ND’s investment in militarized, specialized units populated by Special Guards coincides with a divestment from regular policing, including local police stations and criminal investigation units. It would be convenient to link the rise of Special Guards to the conservative compulsion for suppressing dissent. And yet these changes were first initiated by the social-democratic PASOK party under neoliberal restructuring as far back as the 1990s. More revealing, perhaps, is the fact that the major architect for these changes, public order minister Michalis Chrysochoidis, has returned to public service (switching from PASOK to ND) to finish what he started over twenty years ago.
The Return of Chrysochoidis
The minister presiding over the current shakeup of the police is the same man who set in motion the neoliberal restructuring of public order in the late 1990s. While his PASOK promised a “modernization” of Greece in this era, Chrysochoidis’s reign is associated with its failure to wrestle control of the police from the Right. Instead, his tenure was marked by (1) the introduction of new second-tier Special and Border Guards units; (2) the resurrection and insulation of Hellenic Police HQ command; (3) the arrest of the far-left November 17 terrorist group in 2002; (4) the introduction of draconian anti-terrorist legislation that created intrusive police powers; and, finally, (5) steering the police apparatus during the first wave of anti-austerity mass popular mobilizations in 2010.
Having left the remnants of PASOK in 2019, Chrysochoidis has returned to the political scene as ND’s “Minister for the Protection of the Citizen.” In many respects, Chrysochoidis’s apparent permanent role as minister of public order in Greece serves as a reminder of the continuity of late PASOK and ND policies toward neoliberal restructuring — and the Greek security apparatus’s ties to their US counterparts.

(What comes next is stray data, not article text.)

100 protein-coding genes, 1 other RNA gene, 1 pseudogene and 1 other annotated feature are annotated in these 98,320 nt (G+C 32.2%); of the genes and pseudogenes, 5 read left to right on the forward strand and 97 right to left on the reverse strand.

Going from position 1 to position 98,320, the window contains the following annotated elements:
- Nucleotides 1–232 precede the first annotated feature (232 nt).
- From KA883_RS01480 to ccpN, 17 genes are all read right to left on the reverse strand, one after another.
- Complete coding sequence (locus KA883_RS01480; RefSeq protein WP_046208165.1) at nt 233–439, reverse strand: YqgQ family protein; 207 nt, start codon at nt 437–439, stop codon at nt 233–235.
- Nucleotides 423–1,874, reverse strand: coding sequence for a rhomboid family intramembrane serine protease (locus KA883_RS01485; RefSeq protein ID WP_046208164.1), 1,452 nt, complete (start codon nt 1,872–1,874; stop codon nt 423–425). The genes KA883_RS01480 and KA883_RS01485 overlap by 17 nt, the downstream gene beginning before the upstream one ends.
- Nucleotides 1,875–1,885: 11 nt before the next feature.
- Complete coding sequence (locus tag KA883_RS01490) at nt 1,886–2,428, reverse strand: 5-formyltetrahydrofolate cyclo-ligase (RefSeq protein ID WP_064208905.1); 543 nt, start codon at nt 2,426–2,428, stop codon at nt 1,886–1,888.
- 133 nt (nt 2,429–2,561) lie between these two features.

A 2009 foreign embassy memorandum released by WikiLeaks makes it clear that Chrysochoidis worked cooperatively with US intelligence like the FBI and DEA and invited US support, logistics, and training. He provided detailed briefs to the US ambassador in Athens about ongoing police restructuring plans before they were known to Greek citizens and provided assessments of the threat of leftist terrorism. When, with American support, he oversaw the investigation and arrest of the November 17 terrorist group, he was publicly praised by the US ambassador — a unique occasion in Greece’s political history. The election of an American-educated international banking executive as prime minister will no doubt further facilitate a cozy relationship between the Hellenic Police and US interests. Such ties are not new, even though Syriza may have tested them.
The government understands that the determined efforts of what scholars call the “social police” — the disciplining function exerted by banks, insurance companies, credit surveillance, labor relations, and the tax system, emboldened by the memoranda years and ardently promoted by ND — will likely not suffice. Chrysochoidis’s comeback is thus an emphatic return of the bourgeois establishment, embarking on an effort to intensify neoliberal restructuring through continued pacification. With austerity measures again looming large in the wake of the pandemic, the government is preparing to respond to a fresh wave of immiseration by strengthening the tools of repression.